Standing Facilities

Standing facilities are central bank operations at the initiative of banks, on the basis of a commitment of the central to allow such operations under certain conditions.

Three variants can be distinguished, of which the first two are liquidity-providing and the third liquidity-absorbing.

  1. A discount facility: banks can sell certain short-term paper to the central bank at any rate, whereby the discount rate specified by the central bank is applied to calculate the price on the basis of the securities’ cash-flows.
  2. An overnight borrowing facility: banks can borrow at any time against the provision of eligible collateral at some rate specified by the central bank.
  3. A deposit facility: banks can deposit at any time funds with the central bank on a specific account where it gets remunerated at a specific rate.

Typically, central banks offer standing facilities at preannounced rates. The joint implementation of standing facilities and money market instruments allows central banks to make the monetary policy stance explicit.

For instance, the plans for Stage III of EMU Opens in new window envisage the use of standing facilities to keep interest rates within a set range, or “corridor.” Central bank refinance is the most common standing facility.

Bernard J. Laurens reviews the use of refinance instruments in a sample of industrial countries and discusses how central banks use them to influence short-term interest rates and do manage banks’ reserves.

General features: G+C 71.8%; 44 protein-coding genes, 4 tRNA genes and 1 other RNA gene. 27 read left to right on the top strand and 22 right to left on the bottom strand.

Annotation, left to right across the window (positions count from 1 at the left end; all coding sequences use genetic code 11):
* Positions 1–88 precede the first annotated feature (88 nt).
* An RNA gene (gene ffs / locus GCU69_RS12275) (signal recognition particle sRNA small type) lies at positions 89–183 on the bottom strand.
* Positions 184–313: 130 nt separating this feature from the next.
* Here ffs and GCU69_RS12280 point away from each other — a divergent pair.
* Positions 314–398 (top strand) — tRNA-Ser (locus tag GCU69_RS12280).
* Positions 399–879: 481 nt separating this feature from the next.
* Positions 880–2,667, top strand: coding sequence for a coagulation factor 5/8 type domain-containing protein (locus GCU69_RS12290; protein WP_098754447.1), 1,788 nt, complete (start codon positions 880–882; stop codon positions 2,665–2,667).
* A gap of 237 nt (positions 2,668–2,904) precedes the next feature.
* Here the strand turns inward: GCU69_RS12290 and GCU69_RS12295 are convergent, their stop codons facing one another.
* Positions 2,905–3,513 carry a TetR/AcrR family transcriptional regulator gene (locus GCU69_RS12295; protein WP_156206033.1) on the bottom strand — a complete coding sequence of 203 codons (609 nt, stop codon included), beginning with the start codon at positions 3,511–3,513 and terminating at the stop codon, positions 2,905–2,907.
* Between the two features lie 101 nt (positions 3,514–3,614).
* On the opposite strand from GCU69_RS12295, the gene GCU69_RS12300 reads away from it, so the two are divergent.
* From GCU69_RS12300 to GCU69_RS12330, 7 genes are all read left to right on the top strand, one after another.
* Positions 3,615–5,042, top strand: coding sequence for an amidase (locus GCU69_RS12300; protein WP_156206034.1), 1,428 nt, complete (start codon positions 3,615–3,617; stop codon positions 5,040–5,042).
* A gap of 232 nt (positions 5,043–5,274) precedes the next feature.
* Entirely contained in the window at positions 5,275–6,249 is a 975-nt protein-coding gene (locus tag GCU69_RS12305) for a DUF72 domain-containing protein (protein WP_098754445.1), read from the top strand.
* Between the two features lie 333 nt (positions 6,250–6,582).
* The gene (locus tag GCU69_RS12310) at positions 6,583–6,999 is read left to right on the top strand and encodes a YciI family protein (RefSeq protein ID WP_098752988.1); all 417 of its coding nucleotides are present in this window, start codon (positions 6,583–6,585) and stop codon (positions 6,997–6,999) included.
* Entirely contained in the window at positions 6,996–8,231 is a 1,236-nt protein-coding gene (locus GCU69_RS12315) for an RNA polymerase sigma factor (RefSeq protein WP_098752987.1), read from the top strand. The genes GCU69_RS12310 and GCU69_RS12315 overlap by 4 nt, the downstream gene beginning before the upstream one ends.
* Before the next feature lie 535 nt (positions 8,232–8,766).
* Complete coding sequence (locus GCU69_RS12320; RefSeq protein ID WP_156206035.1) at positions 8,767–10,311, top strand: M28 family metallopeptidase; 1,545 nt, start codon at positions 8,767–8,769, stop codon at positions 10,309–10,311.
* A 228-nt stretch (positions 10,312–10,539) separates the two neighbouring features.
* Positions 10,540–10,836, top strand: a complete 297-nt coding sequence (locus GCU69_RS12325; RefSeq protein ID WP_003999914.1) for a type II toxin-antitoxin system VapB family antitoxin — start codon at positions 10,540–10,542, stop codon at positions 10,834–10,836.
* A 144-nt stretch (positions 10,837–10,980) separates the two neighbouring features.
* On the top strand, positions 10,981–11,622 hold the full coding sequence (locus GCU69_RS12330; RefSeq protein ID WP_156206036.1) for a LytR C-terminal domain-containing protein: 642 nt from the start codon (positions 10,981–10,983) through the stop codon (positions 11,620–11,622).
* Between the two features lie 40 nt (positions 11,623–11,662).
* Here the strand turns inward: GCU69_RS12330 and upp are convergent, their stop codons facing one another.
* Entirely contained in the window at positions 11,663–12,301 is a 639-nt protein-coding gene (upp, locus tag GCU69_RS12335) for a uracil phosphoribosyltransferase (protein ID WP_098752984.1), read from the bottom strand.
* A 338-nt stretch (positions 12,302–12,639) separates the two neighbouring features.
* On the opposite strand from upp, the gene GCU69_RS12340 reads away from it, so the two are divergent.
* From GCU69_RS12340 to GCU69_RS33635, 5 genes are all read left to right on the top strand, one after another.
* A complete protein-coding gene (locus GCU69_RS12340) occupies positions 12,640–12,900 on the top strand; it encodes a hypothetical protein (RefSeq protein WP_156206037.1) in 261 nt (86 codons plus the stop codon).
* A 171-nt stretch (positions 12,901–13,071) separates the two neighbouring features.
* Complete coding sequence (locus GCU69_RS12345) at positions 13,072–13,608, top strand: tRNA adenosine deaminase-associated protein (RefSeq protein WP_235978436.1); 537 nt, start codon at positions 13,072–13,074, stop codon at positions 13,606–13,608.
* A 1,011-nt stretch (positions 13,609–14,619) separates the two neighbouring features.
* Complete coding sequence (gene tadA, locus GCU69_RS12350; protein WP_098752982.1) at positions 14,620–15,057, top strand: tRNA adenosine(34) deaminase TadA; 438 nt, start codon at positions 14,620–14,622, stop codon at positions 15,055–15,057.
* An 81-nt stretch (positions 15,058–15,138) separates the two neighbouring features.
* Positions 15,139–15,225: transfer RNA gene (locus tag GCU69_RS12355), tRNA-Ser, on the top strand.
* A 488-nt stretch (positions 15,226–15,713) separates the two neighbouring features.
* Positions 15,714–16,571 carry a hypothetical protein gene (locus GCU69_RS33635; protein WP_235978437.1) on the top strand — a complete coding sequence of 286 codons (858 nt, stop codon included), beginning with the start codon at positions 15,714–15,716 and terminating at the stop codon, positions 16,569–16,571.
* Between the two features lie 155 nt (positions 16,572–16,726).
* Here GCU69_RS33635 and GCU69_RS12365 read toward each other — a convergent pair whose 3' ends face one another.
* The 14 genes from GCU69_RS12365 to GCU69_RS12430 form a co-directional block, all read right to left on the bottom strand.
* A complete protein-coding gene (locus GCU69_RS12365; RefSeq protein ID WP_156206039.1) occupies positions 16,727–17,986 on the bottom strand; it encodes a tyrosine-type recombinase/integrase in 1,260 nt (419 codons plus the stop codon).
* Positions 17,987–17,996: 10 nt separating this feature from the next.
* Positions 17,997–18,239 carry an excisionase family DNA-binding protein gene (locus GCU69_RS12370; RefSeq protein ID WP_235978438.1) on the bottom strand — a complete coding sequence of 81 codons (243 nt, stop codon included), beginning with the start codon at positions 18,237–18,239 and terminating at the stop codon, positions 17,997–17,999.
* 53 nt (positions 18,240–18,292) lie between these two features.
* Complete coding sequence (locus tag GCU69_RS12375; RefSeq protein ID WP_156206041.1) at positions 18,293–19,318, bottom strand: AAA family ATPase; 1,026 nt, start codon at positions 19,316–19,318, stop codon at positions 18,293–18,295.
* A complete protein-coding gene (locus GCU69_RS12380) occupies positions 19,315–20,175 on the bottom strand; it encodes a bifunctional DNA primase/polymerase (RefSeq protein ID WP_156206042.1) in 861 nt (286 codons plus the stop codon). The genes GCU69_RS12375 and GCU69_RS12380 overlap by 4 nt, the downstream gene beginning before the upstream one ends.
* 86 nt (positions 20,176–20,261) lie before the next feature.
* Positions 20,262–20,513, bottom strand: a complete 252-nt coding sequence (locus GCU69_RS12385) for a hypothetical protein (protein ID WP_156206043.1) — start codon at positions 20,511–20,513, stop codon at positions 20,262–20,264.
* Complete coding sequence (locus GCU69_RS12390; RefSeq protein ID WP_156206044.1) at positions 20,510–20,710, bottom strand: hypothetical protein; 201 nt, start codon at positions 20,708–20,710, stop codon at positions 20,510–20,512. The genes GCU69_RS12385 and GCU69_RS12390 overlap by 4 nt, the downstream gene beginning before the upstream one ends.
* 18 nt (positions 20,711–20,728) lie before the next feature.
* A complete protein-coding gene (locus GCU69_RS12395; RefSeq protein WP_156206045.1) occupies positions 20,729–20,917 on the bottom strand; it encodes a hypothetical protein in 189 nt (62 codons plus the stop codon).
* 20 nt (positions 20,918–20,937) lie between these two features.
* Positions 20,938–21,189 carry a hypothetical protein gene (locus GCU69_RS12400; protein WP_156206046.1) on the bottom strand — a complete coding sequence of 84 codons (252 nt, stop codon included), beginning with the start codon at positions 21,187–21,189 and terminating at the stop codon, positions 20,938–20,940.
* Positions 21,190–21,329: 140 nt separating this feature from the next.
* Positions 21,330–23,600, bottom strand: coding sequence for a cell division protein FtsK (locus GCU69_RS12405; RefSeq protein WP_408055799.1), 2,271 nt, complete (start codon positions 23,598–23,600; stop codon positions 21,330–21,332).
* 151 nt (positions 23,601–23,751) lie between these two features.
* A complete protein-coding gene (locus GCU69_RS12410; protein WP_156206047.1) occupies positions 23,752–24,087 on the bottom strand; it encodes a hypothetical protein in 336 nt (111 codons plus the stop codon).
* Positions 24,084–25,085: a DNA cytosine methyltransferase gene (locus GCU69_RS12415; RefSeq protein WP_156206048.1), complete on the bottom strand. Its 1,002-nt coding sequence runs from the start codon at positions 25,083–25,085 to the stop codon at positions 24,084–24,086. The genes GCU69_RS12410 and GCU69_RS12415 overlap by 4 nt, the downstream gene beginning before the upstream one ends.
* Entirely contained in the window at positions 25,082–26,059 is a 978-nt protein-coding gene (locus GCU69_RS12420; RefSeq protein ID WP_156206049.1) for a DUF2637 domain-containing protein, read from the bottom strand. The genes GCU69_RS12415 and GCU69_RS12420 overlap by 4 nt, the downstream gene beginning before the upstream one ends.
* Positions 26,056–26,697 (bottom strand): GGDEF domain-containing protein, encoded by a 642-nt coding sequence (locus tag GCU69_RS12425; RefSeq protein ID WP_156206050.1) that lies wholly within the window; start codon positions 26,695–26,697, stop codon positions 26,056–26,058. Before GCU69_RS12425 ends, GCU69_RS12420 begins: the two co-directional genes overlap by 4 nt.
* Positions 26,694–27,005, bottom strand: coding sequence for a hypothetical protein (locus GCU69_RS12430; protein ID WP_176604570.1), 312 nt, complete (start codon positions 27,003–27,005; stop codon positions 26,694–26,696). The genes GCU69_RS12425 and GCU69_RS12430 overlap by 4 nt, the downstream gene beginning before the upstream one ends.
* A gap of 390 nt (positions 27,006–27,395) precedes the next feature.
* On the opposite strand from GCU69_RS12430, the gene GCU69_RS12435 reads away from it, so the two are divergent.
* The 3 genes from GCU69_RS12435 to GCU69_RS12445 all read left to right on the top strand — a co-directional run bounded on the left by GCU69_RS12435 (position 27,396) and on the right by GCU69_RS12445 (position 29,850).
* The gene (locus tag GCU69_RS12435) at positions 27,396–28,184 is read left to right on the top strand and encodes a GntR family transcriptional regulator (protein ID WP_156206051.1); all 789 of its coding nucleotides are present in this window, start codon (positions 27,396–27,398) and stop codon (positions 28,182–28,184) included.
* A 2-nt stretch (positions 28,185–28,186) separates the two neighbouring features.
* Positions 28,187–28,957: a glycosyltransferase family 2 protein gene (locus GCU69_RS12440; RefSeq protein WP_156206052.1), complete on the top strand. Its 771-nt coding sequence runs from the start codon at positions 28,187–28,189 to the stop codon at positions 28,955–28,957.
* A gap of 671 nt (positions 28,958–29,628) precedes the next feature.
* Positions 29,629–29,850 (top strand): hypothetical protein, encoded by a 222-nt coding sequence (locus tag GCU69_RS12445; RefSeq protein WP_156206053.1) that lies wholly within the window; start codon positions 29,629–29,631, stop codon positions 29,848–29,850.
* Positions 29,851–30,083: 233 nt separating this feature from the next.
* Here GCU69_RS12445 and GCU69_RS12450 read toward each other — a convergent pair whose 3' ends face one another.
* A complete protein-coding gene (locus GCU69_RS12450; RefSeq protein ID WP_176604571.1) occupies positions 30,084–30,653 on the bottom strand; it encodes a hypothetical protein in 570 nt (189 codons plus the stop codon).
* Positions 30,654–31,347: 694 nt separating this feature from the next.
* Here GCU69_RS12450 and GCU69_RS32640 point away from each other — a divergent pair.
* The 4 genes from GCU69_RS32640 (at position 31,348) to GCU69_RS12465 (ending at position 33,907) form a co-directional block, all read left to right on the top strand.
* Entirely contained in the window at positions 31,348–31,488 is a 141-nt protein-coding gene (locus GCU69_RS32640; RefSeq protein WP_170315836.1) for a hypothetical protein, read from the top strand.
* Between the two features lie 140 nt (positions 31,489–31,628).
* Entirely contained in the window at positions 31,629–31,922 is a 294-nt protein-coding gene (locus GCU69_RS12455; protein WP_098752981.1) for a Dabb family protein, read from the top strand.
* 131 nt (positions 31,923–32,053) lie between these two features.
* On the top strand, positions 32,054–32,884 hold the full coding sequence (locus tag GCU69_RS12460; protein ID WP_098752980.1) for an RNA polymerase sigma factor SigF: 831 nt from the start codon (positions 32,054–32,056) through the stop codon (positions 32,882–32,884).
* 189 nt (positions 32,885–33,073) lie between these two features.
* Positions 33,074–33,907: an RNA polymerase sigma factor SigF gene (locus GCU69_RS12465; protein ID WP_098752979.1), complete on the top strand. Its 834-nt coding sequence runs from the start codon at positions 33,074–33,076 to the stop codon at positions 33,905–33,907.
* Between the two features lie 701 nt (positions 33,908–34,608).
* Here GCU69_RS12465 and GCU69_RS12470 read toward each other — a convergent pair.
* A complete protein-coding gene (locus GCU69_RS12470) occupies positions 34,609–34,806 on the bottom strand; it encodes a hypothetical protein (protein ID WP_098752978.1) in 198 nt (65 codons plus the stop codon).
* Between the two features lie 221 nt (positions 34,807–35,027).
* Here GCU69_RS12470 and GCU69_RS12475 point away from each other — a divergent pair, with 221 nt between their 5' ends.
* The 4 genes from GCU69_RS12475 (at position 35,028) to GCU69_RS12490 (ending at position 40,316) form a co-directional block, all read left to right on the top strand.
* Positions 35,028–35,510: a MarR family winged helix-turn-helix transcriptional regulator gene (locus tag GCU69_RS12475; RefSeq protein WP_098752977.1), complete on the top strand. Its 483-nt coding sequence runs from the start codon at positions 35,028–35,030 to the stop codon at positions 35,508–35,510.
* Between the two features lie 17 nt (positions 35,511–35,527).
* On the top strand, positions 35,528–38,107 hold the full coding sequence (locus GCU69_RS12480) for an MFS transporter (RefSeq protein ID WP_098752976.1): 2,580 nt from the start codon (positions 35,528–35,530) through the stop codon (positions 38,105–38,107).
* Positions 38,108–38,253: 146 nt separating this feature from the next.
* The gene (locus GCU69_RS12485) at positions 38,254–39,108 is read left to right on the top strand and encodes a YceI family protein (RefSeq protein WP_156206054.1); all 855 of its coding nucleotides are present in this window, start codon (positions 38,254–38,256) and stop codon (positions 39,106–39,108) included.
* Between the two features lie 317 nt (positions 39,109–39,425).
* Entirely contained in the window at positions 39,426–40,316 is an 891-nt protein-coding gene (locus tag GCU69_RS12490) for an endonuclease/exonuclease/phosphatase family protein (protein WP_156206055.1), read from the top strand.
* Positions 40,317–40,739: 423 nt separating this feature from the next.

Although the quantitative importance of refinance instruments has diminished in recent years, they play an important role as an instrument of emergency funding to finance end-of-day imbalances.

The design of refinance instruments must take into consideration the exchange rate regime, the need to foster the development of the interbank market, and the need to minimize central bank credit risk in refinance operations.

While standing facilities can allow monetary authorities to keep short-term interest rates within a specific range in the short term, central banks need market-based instruments that they can operate at their own discretion.

Using these instruments, they can attain their monetary targets — a short-term interest rate, such as the overnight interest rate—or a monetary aggregate, such as bank reserves. Three such market-based instruments are credit auctions Opens in new window, foreign exchange swaps Opens in new window, and open market operations Opens in new window.